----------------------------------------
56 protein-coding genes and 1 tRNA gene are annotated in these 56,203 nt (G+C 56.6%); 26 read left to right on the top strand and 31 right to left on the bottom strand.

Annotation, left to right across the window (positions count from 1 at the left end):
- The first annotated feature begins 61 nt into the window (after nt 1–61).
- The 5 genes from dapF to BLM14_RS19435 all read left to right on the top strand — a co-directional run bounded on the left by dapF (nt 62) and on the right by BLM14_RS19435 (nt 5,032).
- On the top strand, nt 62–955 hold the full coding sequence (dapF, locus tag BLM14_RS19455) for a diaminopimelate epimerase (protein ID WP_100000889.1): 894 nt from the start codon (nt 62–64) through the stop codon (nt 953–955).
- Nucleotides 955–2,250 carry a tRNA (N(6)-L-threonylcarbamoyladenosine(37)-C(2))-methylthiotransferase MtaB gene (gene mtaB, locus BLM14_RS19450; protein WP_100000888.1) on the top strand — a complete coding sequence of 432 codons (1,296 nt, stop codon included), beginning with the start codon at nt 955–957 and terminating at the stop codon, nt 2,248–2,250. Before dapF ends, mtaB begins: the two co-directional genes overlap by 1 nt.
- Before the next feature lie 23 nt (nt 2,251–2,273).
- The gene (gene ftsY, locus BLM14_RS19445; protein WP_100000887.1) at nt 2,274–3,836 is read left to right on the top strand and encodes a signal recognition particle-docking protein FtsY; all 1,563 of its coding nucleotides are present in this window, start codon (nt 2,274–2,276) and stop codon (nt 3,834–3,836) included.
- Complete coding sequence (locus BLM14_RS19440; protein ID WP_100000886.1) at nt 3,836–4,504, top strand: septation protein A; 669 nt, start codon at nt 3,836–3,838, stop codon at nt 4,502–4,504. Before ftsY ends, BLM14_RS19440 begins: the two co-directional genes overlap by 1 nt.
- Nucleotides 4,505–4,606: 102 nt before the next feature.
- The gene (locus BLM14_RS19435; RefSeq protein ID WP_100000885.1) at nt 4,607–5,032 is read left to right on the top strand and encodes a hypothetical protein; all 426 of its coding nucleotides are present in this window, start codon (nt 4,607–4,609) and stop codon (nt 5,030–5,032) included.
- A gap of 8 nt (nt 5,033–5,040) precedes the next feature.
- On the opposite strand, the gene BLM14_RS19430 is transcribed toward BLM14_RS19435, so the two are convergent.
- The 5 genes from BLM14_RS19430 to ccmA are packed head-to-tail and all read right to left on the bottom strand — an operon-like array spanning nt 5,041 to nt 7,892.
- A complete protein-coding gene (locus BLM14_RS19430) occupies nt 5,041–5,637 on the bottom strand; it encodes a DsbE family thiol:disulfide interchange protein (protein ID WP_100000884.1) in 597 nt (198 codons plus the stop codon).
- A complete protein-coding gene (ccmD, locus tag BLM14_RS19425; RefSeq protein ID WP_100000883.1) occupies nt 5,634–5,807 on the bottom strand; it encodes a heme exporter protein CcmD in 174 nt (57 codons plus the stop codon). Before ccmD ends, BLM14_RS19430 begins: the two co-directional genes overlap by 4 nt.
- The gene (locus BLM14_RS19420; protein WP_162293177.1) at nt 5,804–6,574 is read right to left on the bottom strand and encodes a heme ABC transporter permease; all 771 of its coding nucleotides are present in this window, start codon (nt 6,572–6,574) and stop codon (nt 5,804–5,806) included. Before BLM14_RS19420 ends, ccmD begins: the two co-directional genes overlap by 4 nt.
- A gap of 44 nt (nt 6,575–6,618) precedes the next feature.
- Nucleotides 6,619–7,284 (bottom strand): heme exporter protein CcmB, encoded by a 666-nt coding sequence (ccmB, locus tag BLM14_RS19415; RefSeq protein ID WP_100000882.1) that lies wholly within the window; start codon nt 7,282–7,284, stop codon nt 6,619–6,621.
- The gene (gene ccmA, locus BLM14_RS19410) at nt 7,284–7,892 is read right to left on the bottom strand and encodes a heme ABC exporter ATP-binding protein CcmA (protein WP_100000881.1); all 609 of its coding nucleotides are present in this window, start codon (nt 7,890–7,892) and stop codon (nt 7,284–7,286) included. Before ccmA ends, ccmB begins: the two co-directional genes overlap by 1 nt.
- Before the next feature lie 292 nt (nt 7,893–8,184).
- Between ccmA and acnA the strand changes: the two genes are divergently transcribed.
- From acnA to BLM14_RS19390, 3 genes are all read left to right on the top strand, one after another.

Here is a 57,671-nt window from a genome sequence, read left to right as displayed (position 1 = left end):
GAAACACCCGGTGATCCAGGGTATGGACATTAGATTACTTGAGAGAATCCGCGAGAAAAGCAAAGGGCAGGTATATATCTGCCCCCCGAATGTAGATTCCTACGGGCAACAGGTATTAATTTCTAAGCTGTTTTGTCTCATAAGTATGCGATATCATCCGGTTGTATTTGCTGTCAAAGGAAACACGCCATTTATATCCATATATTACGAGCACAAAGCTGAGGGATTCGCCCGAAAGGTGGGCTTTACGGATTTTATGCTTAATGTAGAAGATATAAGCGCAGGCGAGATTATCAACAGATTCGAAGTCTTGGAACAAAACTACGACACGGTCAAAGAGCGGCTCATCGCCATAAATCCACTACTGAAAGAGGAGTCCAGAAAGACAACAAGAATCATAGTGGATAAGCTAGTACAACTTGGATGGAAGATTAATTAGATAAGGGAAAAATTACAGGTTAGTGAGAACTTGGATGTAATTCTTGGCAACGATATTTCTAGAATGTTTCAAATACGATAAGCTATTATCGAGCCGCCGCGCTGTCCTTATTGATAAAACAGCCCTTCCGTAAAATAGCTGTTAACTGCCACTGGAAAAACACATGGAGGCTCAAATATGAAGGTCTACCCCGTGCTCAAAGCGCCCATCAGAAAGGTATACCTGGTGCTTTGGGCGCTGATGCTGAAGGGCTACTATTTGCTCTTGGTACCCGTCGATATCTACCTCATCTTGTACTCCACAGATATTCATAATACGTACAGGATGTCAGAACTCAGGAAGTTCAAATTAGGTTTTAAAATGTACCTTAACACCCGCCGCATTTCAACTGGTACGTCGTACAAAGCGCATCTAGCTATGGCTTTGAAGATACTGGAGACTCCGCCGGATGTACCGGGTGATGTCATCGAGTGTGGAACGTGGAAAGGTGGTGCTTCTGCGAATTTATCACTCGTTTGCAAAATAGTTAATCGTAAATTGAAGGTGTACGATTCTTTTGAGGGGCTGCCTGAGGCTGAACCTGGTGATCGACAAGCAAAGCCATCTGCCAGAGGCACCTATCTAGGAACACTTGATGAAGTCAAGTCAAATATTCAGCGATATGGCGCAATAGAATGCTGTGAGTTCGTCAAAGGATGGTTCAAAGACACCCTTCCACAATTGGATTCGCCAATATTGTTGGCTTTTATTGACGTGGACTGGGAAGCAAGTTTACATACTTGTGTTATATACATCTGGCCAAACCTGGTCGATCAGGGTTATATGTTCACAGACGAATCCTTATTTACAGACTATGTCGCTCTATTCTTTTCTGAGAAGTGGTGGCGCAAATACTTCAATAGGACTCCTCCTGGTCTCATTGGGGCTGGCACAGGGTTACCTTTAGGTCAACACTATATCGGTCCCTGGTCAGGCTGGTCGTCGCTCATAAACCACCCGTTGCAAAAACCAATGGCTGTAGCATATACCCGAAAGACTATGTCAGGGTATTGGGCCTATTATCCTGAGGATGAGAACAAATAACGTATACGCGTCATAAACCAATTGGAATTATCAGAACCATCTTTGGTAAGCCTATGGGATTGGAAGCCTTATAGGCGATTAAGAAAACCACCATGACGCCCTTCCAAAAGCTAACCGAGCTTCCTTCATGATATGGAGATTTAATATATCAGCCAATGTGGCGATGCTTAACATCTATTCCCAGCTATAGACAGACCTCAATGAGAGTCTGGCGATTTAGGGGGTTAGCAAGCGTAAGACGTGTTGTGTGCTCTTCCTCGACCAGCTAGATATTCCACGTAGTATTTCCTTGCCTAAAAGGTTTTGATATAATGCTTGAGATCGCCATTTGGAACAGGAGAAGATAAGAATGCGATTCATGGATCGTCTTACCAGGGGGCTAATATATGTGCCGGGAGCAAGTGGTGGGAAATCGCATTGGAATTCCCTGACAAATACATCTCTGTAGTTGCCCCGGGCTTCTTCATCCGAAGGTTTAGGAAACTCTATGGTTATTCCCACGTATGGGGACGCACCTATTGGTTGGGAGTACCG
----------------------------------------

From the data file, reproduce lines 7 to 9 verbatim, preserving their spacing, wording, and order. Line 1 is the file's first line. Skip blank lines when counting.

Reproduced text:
- Before the next feature lie 23 nt (nt 2,251–2,273).
- The gene (gene ftsY, locus BLM14_RS19445; protein WP_100000887.1) at nt 2,274–3,836 is read left to right on the top strand and encodes a signal recognition particle-docking protein FtsY; all 1,563 of its coding nucleotides are present in this window, start codon (nt 2,274–2,276) and stop codon (nt 3,834–3,836) included.
- Complete coding sequence (locus BLM14_RS19440; protein ID WP_100000886.1) at nt 3,836–4,504, top strand: septation protein A; 669 nt, start codon at nt 3,836–3,838, stop codon at nt 4,502–4,504. Before ftsY ends, BLM14_RS19440 begins: the two co-directional genes overlap by 1 nt.